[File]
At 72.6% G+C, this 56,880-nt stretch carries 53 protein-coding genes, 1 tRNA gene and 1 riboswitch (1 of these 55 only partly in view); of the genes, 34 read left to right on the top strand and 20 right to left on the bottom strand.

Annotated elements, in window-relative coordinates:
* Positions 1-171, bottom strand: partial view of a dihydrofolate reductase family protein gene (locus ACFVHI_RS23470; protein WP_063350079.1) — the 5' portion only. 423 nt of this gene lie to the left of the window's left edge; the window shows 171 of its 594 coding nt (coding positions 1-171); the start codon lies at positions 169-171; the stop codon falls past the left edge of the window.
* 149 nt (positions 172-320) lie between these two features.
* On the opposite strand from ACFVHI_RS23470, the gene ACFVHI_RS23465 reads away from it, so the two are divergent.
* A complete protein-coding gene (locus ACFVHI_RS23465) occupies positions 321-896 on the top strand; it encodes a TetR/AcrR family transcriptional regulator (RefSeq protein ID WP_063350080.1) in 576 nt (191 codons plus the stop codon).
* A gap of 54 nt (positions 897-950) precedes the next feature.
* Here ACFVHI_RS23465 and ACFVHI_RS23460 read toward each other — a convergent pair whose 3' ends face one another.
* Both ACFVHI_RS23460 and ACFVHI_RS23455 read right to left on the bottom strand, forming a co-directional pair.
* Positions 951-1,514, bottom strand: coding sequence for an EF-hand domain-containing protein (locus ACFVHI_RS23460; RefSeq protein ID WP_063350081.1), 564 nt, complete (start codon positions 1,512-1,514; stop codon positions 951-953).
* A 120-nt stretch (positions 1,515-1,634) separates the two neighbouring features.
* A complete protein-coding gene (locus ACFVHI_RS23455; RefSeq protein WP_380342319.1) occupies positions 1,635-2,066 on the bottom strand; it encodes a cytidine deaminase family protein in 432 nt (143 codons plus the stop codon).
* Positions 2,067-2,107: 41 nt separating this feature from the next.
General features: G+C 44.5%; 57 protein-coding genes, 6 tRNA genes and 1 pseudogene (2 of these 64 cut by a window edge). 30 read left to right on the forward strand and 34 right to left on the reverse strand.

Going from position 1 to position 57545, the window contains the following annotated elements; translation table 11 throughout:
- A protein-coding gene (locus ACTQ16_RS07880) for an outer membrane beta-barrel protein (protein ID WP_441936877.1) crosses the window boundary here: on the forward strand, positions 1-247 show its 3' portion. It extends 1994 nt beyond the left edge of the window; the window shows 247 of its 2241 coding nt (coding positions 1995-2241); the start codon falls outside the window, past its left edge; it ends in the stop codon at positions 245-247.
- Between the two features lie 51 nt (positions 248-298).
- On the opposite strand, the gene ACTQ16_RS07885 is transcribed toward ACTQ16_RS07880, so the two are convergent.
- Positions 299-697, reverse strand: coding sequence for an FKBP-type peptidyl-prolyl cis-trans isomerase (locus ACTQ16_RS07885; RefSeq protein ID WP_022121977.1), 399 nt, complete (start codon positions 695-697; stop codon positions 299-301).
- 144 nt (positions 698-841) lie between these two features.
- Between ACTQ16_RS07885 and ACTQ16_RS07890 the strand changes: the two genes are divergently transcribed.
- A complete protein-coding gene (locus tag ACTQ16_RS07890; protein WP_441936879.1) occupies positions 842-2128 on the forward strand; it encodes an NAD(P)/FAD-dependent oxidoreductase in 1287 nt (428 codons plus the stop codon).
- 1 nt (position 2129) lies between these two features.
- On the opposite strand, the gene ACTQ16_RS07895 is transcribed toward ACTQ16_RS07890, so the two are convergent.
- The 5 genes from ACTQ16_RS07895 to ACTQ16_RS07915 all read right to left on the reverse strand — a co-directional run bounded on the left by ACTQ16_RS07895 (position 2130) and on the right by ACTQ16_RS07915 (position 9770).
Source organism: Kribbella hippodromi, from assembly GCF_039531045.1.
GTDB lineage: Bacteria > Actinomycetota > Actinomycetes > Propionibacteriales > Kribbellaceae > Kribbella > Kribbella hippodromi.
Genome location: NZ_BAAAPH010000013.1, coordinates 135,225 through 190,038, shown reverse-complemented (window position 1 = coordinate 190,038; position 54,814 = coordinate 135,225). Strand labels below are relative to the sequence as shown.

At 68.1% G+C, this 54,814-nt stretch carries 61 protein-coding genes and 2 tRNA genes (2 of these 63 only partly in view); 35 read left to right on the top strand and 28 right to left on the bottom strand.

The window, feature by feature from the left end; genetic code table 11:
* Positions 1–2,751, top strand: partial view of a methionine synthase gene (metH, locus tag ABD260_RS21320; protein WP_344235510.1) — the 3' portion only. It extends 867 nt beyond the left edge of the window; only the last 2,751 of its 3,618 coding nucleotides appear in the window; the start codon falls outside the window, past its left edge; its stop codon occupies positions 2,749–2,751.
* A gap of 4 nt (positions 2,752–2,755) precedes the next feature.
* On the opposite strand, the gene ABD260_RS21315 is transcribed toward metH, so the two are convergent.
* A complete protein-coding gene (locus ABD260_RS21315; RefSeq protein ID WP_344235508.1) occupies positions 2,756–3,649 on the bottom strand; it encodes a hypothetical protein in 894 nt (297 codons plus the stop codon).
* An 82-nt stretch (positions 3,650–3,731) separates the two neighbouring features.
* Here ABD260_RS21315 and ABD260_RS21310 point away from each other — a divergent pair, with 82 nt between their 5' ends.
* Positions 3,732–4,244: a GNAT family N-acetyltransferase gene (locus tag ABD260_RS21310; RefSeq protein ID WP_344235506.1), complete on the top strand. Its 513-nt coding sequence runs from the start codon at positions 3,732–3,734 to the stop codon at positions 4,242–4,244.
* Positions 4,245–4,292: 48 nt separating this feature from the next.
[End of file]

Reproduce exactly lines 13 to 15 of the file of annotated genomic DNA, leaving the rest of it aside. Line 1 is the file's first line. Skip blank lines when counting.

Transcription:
* Positions 2,067-2,107: 41 nt separating this feature from the next.
General features: G+C 44.5%; 57 protein-coding genes, 6 tRNA genes and 1 pseudogene (2 of these 64 cut by a window edge). 30 read left to right on the forward strand and 34 right to left on the reverse strand.

Going from position 1 to position 57545, the window contains the following annotated elements; translation table 11 throughout: